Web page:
San Francisco Bans Plastic Straws While Hypodermic Needle Caps Litter Its Streets

File - In this Feb. 26, 2016, file photo, a number of syringes are scattered in the remain
AP Photo/Eric Risberg

San Francisco’s streets are reportedly littered with plastic hypodermic needle caps from the free syringes provided by the city as officials ban the use of plastic straws.

City leaders approved a ban on plastic straws and stirrers in July in the hopes the plastic would not pollute the San Francisco Bay, but tiny plastic caps from hypodermic needles have been causing pollution on land.

The Washington Post reported Monday that many of the orange plastic caps from the needles the city provides to drug users to prevent the spread of disease have wound up on city streets and sidewalks.

“Napkins, straws, and bags are available upon request,” one local sandwich shop, the Sentinel, notes on its menu. “You can still get needles for free though. Welcome to SF.”

The city gives out, on average, 400,000 syringes per month to drug users but does not control how used needles are disposed of. At least 154,000 of those needles have ended up on playgrounds, parks, streets, and sidewalks, the San Francisco Chronicle reported.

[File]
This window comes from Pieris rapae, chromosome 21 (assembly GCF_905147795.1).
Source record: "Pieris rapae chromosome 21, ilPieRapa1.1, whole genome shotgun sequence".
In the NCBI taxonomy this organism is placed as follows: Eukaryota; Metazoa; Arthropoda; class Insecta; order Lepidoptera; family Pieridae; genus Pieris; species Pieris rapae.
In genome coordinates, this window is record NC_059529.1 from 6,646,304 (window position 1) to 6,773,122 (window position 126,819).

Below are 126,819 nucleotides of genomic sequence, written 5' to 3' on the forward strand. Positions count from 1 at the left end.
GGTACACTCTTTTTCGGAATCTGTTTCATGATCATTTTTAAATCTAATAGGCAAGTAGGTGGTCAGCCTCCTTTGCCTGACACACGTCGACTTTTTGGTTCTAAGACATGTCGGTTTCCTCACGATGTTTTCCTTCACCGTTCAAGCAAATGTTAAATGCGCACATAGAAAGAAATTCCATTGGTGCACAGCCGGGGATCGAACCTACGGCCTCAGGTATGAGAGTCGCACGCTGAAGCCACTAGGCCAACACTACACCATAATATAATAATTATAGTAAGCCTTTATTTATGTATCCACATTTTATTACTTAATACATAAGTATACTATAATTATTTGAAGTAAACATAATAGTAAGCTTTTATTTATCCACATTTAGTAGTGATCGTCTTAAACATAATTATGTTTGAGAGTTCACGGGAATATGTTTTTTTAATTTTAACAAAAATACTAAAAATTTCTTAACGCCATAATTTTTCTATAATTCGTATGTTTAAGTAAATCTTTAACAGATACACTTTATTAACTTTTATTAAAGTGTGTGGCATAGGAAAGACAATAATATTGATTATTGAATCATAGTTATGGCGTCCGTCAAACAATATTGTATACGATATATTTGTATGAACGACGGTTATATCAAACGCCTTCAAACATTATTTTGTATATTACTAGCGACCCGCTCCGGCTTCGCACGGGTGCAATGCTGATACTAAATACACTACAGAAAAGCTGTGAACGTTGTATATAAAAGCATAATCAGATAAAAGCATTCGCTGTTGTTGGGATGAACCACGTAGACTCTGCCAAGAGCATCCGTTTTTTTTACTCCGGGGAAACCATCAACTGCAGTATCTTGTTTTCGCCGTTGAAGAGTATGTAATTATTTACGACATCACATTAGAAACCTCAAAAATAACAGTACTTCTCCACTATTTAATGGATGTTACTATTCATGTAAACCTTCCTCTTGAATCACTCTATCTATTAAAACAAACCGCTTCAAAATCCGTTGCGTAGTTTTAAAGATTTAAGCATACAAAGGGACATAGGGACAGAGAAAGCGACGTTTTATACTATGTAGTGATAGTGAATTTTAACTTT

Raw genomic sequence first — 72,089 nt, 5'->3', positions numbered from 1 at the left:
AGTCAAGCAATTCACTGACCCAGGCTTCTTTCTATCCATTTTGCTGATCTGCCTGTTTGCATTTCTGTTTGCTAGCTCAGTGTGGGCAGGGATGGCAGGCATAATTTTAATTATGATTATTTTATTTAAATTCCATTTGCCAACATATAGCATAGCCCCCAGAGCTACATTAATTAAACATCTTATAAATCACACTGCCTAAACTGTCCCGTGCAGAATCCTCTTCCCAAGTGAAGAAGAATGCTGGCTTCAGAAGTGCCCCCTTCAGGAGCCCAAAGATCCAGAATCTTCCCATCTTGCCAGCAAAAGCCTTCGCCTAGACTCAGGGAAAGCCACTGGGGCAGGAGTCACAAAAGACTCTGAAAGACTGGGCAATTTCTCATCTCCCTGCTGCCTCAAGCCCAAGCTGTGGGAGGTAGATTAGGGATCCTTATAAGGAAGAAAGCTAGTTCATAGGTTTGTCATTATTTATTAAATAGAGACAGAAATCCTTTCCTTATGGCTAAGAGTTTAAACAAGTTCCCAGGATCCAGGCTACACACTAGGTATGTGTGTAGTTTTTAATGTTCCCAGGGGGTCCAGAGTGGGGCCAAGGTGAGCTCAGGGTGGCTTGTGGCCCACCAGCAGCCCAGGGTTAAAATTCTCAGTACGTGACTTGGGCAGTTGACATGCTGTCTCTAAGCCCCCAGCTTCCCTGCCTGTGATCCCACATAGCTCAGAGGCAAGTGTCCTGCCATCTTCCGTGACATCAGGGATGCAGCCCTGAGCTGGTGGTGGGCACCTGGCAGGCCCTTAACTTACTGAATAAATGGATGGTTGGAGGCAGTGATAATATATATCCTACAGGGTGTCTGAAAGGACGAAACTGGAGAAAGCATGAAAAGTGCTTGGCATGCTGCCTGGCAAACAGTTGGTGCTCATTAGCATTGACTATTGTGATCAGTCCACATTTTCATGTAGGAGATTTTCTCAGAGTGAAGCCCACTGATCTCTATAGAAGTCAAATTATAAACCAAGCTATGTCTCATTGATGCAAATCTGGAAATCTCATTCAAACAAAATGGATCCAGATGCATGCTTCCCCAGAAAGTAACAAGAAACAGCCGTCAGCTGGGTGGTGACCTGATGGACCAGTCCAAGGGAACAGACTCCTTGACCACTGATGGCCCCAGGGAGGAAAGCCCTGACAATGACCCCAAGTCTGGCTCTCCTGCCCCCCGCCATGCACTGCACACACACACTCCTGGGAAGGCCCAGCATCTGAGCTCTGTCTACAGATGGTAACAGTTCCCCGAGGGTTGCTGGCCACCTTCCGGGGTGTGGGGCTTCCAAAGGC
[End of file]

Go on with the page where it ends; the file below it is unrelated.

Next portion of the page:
The used needles and other waste products scattered across the city streets without being disposed of properly have taken a toll on the city’s cleanliness.

An investigative report revealed in February that San Francisco — one of the most expensive cities in the U.S. to live in — was on track to become one of the dirtiest cities in the world on par with some third-world countries.

The problem had become so severe that a major medical association decided in July to back out of holding its annual 15,000-plus member convention in the city.


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